Family Driven Faith ~ Part 2: It Is Good to Be Free

A Former Independent Fundamental Baptist Pastor’s Perspective on Biblical Manhood & Womanhood

by Bruce Gerencser

As an Independent Fundamentalist Baptist (IFB) pastor I taught that the Bible clearly defined the roles of men (husbands), women (wives), and children. (a hierarchy) The Bible was clear; the husband is the head of the home and the wife is commanded to submit to the authority and rule of her husband. Like the pastor in the church, the husband is the final authority in the home. It matters not if he is worthy of such responsibility. A husband is disobedient to God if he refuses to be the head of the home. The wife, if she refuses to submit to her husband’s authority, is a Jezebel and risks the judgment of God.

I taught women that God’s highest calling for them was marriage, having children, and keeping the home. I discouraged women from going to college. After all why waste money going to college if you are going to be busy having children and keeping the home.

I taught men that God’s highest calling for them was to be leaders. Men were called to lead the church and the home. (and lead the government) The strength or weakness of any culture, church, or home depended on whether or not men were fulfilling their divine calling to lead.

Children were at the bottom of the hierarchical system. They were under the authority of God, the Bible, the pastor, their father, and their mother. (And according to my sons, the oldest brother) Children had one divine calling in life, obey!

This kind of hierarchical family structure has been a part of American society since the day the Pilgrims stepped ashore on the eastern coast of America. Over time, due to social, political, and economic pressures the hierarchical family structure was weakened. As women gained the right to vote, began working outside of the home, and began using birth control, they realized they could live without being under the control and the authority of a man. Modern American women are free to pursue their own life path, free to live lives independent of men. When women marry they are no longer considered the helpmeet. They are equal partners in the marriage. Their values, beliefs, and opinions matter.

However, in the IFB church movement women still live in the 18th century. Bound by commands and teachings from an antiquated book, they live lives strangely and sadly out of touch with the modern world. Every aspect of family life is controlled by what the Bible teaches. (or what an authoritarian Pastor and authoritarian husband/father say the Bible teaches)

I have no objections to a women willingly choosing to live and participate in a hierarchical family structure. If an Amish woman wants to live as the Amish do then I have no reason or right to object. (though it is difficult to determine if they willingly choose. Is it a free choice when there are no other options?)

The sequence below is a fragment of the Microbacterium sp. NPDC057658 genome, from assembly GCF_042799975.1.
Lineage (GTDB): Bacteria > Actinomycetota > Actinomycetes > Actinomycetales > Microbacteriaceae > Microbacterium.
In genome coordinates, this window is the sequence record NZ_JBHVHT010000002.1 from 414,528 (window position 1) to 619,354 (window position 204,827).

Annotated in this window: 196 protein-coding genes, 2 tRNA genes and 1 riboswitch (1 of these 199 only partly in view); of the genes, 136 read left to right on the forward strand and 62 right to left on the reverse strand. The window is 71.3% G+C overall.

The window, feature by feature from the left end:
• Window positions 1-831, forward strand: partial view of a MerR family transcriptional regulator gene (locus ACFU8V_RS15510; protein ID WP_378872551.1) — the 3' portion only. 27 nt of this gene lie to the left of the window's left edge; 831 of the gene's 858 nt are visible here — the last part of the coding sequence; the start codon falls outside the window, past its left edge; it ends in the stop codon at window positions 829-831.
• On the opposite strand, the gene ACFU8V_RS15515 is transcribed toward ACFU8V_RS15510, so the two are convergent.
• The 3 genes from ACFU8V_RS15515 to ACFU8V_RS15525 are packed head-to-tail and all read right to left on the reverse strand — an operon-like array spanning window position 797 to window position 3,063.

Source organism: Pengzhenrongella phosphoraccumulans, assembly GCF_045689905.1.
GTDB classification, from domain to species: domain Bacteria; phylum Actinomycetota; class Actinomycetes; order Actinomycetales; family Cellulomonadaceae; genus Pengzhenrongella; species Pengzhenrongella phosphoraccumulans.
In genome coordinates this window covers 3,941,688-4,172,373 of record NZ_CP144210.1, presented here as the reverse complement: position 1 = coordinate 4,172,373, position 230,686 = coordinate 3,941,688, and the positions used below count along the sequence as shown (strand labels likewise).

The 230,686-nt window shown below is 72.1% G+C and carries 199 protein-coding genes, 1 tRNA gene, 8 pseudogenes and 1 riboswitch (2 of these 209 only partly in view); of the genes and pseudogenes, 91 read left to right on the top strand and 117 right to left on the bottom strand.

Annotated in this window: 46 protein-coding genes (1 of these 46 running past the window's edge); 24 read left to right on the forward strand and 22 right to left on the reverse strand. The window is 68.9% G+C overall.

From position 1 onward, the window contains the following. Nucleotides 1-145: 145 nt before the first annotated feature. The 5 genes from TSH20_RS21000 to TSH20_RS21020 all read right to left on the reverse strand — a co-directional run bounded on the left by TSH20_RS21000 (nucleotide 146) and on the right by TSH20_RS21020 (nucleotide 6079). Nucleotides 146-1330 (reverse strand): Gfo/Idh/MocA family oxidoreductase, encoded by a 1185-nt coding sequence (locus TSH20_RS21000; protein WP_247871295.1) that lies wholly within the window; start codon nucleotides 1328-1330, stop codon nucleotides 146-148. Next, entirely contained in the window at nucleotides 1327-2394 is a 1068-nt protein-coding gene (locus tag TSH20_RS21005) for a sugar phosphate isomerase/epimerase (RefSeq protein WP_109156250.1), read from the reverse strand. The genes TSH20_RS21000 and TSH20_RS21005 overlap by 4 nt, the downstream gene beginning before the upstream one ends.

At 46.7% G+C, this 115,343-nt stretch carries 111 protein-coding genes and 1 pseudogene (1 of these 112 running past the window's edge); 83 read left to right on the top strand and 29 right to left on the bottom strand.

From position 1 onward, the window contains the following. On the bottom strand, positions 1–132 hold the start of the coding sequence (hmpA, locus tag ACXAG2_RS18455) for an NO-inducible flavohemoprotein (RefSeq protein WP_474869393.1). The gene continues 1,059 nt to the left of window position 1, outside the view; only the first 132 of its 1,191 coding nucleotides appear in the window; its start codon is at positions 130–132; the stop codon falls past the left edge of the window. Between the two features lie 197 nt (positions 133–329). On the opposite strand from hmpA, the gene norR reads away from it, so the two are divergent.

For my family and I moving away from a hierarchical family structure was difficult. We had to relearn how to live. We had to examine sincerely held beliefs and determine if they still were applicable to the new way we wanted to live our lives.

I realized that I had lorded over my family. I had dominated and controlled their lives, all in the name of Jesus. By doing so I had robbed them of the ability to live their lives independently of my control. Every decision had to have my stamp of approval. Nothing escaped my purview. After all, God had commanded me to be the head of the home. Someday I would give an account to God for how I managed the affairs of my family. I took the threat of judgment seriously.

The biggest problem we faced was that since I was the one who always made the final decision my children and wife lacked the skills necessary to make good decisions. My children quickly adapted to their new found freedom, shouting a Martin Luther King Jr. like FREE FREE AT LAST, however my wife did not fare so well.

Raised in a fundamentalist home, her father a IFB pastor, Polly had spent her entire life under the thumb of someone else. She rarely had to make a decision because there was always someone else making decisions for her.

To say our new found life was difficult for Polly would be a gross underestimation. Suddenly she was forced to make decisions on her own. For a time she panicked when faced with making a decision on her own. Simple decisions, like what to order at the Fast Food drive-thru or whether or not to put gas in the car, were monumental decisions for her.(1)

Over time Polly’s decision making skills improved. Several years ago she was promoted to a supervisory position at work. (2) One night she came home from work all upset. She told me that she had made a decision about something and several people were now upset at her. I laughed… I told her….rule number one about making decisions. You will likely piss someone off. (3)

Two years ago Polly returned to college. She struggled at first, and it took quite a bit of willpower for me not to bail her out, but over time she adapted to using the computer (she was computer illiterate) and doing the various things necessary to be a good college student. She graduates next Spring. It will be a proud and happy moment when she walks the aisle on graduation day.

Polly was over 40 years old before she ever wore her first pair of pants. Same goes for going to the movie theater, drinking alcohol, cutting her hair short, reading a non-Christian romance novel, etc, etc, etc. As many people know the IFB movement is all about what a Christian CAN’T do. Some of these choices were fearful choices, God lurking in the shadows of the mind, ready to punish her for making“sinful” choices.”